IndyMac Seized By FDIC

The Pasadena, Calif. – based IndyMac Bancorp Inc., (IMB) – one of the largest residential mortgage lenders in the U.S which was clobbered by write-downs on mortgage-backed securities and pressures of tighter credit ; on Friday – saw its assets seized by the Office of Thrift Supervision (OTS), becoming this way: the second largest regulated financial institution to close in U.S. history. The Federal Deposit Insurance Corporation (FDIC) was named Receiver.

Last week, IndyMac Bancorp Inc., appeared to edge closer to a meltdown. In a brutally frank letter to shareholders, Chief Executive Michael W. Perry pointed out that IndyMac had not succeeded in raising additional capital and did not expect to succeed until the housing and mortgage markets became more stable.

“In light of the current environment and related deterioration of our financial position, Perry wrote, – since last quarter, we have been working closely with our federal banking regulators with respect to the actions that they and we must take to meet our mutual goal of keeping IndyMac safe and sound through this crisis period”.

Perry warned that he expected IMB’s second-quarter loss to be even wider than its loss in the first quarter. [Via Businesswire]

However, what really signaled that a collapse was getting closer if not imminent, was the fact that the bank ceased taking loan applications, and in addition stopped accepting new loan submissions in its main mortgage lending divisions which essentially meant a total freeze of the co’s prime business.

On June 26, AP reported that Sen. Charles Schumer, D-N.Y., sent letters to the Federal Deposit Insurance Corp., the Office of Thrift Supervision, the Federal Housing Finance Board and the Federal Home Loan Bank of San Francisco. In the letter Sen. Schumer said: “The possible collapse of big mortgage lender IndyMac Bancorp Inc. poses significant financial risks to its borrowers and depositors, and regulators may not be ready to intervene to protect them”.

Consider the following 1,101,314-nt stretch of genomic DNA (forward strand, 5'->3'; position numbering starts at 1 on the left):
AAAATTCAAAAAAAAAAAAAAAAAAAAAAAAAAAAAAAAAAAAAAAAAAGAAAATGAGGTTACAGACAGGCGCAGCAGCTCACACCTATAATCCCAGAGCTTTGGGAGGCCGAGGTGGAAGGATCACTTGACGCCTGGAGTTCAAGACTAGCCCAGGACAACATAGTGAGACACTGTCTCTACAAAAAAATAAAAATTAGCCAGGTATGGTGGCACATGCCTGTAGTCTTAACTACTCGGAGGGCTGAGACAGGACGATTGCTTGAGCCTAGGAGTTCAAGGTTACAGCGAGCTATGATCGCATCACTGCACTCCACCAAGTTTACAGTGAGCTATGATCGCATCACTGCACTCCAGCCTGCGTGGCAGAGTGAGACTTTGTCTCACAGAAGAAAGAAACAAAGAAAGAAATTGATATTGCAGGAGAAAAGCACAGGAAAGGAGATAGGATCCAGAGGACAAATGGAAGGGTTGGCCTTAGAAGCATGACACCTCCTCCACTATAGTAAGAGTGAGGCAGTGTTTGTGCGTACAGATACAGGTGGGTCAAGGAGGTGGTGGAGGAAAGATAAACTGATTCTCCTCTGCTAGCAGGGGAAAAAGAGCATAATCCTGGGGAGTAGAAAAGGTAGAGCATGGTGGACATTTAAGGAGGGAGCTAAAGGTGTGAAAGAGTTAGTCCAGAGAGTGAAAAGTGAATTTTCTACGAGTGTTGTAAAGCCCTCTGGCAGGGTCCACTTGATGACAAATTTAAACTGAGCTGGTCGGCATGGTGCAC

The banking regulator said it closed IndyMac as nervous depositors began a run on the lender. According to FT, in the 11 days after the release of the letter, depositors withdrew more than $1.3bn from their accounts, with about $100m withdrawn every day. “This institution failed today due to a liquidity crisis,” John Reich, director of the OTS, said.

Mr Schumer said in a statement on Friday night: ”IndyMac’s troubles….were caused by practices that began and persisted over the last several years, not by anything that happened in the last few days.”

IndyMac had more than $32 billion in assets as of March 31. The FDIC estimated that IndyMac’s resolution is expected to be among the most expensive rescues of its insured institutions, costing between $4 billion and $8 billion.

Disclaimer: This page contains affiliate links. If you choose to make a purchase after clicking a link, we may receive a commission at no additional cost to you. Thank you for your support!

About Ron Haruni 1067 Articles
Ron Haruni is the Co-Founder & Editor in Chief of Wall Street Pit.

2 Comments on IndyMac Seized By FDIC

  1. Those with multiple accounts under $100,000 but totaling more than $100,000 are probably screwed. During the S & L mess I had a friend with three accounts each under $100,000 that totaled $230,000. She was reimbursed a total of $100,000. Those at the S & L assured her all the money was insured. There was another S & L across the street. She lobbied Congress to no avail.

  2. Well John, besides the fact of the federal government managing that crisis very badly….- as unfair and downright unethical S&L mess was for many …at least, your friend got $100K back.. It could have been much worst, if the raising of the deposit insurance limit from $40K to $100K during fiscal 1980, hadn’t been implemented. The pain, in terms of personal finance repercussions for many people would have further intensified and in addition, it would have prompted S&Ls to go haywire. But most definitely, losing $130K is serious. And then if u adjust that amount to inflation almost 30 yrs ago…well, let’s not even go there. Sad part is that, history is repeating itself with the ongoing credit crunch and unfortunately many are getting hurt again.

Leave a Reply

Your email address will not be published.


This site uses Akismet to reduce spam. Learn how your comment data is processed.